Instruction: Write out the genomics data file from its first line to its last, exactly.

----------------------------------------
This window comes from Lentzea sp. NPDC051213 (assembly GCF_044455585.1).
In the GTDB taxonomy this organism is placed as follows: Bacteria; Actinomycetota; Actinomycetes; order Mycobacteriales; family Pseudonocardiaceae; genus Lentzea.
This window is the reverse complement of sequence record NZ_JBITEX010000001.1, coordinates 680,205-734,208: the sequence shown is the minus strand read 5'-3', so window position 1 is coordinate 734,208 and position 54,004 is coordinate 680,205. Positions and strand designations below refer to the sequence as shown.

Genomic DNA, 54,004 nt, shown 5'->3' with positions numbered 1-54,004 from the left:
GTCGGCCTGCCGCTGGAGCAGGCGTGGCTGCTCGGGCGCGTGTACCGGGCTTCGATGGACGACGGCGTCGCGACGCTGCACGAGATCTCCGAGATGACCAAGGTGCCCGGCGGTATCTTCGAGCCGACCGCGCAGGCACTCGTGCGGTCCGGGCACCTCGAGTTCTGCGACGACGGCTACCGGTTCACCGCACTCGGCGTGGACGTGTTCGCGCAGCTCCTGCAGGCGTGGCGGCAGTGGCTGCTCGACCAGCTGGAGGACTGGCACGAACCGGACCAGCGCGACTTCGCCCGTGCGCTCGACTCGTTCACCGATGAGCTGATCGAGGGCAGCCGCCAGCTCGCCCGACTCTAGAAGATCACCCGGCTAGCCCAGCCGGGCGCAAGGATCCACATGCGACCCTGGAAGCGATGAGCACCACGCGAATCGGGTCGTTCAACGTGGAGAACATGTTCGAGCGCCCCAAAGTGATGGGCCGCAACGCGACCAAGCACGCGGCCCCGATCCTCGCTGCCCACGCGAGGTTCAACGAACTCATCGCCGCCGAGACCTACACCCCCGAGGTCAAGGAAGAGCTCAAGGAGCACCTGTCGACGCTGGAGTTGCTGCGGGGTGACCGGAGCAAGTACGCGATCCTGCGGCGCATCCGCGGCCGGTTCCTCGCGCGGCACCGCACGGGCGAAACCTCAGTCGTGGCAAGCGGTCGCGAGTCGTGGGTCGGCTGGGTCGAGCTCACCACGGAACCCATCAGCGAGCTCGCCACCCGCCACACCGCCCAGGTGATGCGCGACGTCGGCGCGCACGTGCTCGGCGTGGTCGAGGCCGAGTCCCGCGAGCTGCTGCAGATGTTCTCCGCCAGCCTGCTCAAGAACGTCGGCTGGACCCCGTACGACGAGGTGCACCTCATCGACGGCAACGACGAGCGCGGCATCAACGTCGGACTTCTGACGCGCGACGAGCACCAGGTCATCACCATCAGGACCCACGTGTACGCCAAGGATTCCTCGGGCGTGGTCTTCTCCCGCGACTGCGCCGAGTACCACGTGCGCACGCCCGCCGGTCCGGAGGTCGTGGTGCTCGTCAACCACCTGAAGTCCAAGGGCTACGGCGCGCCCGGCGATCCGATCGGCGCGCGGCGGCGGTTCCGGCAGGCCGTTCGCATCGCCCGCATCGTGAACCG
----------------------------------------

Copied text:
This window comes from Lentzea sp. NPDC051213 (assembly GCF_044455585.1).
In the GTDB taxonomy this organism is placed as follows: Bacteria; Actinomycetota; Actinomycetes; order Mycobacteriales; family Pseudonocardiaceae; genus Lentzea.
This window is the reverse complement of sequence record NZ_JBITEX010000001.1, coordinates 680,205-734,208: the sequence shown is the minus strand read 5'-3', so window position 1 is coordinate 734,208 and position 54,004 is coordinate 680,205. Positions and strand designations below refer to the sequence as shown.

Genomic DNA, 54,004 nt, shown 5'->3' with positions numbered 1-54,004 from the left:
GTCGGCCTGCCGCTGGAGCAGGCGTGGCTGCTCGGGCGCGTGTACCGGGCTTCGATGGACGACGGCGTCGCGACGCTGCACGAGATCTCCGAGATGACCAAGGTGCCCGGCGGTATCTTCGAGCCGACCGCGCAGGCACTCGTGCGGTCCGGGCACCTCGAGTTCTGCGACGACGGCTACCGGTTCACCGCACTCGGCGTGGACGTGTTCGCGCAGCTCCTGCAGGCGTGGCGGCAGTGGCTGCTCGACCAGCTGGAGGACTGGCACGAACCGGACCAGCGCGACTTCGCCCGTGCGCTCGACTCGTTCACCGATGAGCTGATCGAGGGCAGCCGCCAGCTCGCCCGACTCTAGAAGATCACCCGGCTAGCCCAGCCGGGCGCAAGGATCCACATGCGACCCTGGAAGCGATGAGCACCACGCGAATCGGGTCGTTCAACGTGGAGAACATGTTCGAGCGCCCCAAAGTGATGGGCCGCAACGCGACCAAGCACGCGGCCCCGATCCTCGCTGCCCACGCGAGGTTCAACGAACTCATCGCCGCCGAGACCTACACCCCCGAGGTCAAGGAAGAGCTCAAGGAGCACCTGTCGACGCTGGAGTTGCTGCGGGGTGACCGGAGCAAGTACGCGATCCTGCGGCGCATCCGCGGCCGGTTCCTCGCGCGGCACCGCACGGGCGAAACCTCAGTCGTGGCAAGCGGTCGCGAGTCGTGGGTCGGCTGGGTCGAGCTCACCACGGAACCCATCAGCGAGCTCGCCACCCGCCACACCGCCCAGGTGATGCGCGACGTCGGCGCGCACGTGCTCGGCGTGGTCGAGGCCGAGTCCCGCGAGCTGCTGCAGATGTTCTCCGCCAGCCTGCTCAAGAACGTCGGCTGGACCCCGTACGACGAGGTGCACCTCATCGACGGCAACGACGAGCGCGGCATCAACGTCGGACTTCTGACGCGCGACGAGCACCAGGTCATCACCATCAGGACCCACGTGTACGCCAAGGATTCCTCGGGCGTGGTCTTCTCCCGCGACTGCGCCGAGTACCACGTGCGCACGCCCGCCGGTCCGGAGGTCGTGGTGCTCGTCAACCACCTGAAGTCCAAGGGCTACGGCGCGCCCGGCGATCCGATCGGCGCGCGGCGGCGGTTCCGGCAGGCCGTTCGCATCGCCCGCATCGTGAACCG